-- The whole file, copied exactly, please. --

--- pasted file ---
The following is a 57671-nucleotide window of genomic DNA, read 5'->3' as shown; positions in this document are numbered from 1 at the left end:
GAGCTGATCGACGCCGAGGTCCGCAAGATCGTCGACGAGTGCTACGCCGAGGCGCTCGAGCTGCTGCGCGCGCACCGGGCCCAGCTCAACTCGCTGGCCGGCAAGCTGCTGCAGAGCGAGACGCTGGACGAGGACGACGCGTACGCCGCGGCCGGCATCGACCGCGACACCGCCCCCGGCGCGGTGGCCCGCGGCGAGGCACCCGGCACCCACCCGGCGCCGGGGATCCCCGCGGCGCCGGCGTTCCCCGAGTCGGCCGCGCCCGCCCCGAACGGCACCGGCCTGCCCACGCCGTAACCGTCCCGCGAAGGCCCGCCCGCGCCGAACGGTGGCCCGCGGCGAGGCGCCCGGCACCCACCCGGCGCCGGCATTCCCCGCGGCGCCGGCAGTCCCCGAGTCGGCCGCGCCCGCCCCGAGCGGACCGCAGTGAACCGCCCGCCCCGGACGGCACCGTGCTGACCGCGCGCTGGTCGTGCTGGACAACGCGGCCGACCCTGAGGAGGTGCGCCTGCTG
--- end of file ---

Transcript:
The following is a 57671-nucleotide window of genomic DNA, read 5'->3' as shown; positions in this document are numbered from 1 at the left end:
GAGCTGATCGACGCCGAGGTCCGCAAGATCGTCGACGAGTGCTACGCCGAGGCGCTCGAGCTGCTGCGCGCGCACCGGGCCCAGCTCAACTCGCTGGCCGGCAAGCTGCTGCAGAGCGAGACGCTGGACGAGGACGACGCGTACGCCGCGGCCGGCATCGACCGCGACACCGCCCCCGGCGCGGTGGCCCGCGGCGAGGCACCCGGCACCCACCCGGCGCCGGGGATCCCCGCGGCGCCGGCGTTCCCCGAGTCGGCCGCGCCCGCCCCGAACGGCACCGGCCTGCCCACGCCGTAACCGTCCCGCGAAGGCCCGCCCGCGCCGAACGGTGGCCCGCGGCGAGGCGCCCGGCACCCACCCGGCGCCGGCATTCCCCGCGGCGCCGGCAGTCCCCGAGTCGGCCGCGCCCGCCCCGAGCGGACCGCAGTGAACCGCCCGCCCCGGACGGCACCGTGCTGACCGCGCGCTGGTCGTGCTGGACAACGCGGCCGACCCTGAGGAGGTGCGCCTGCTG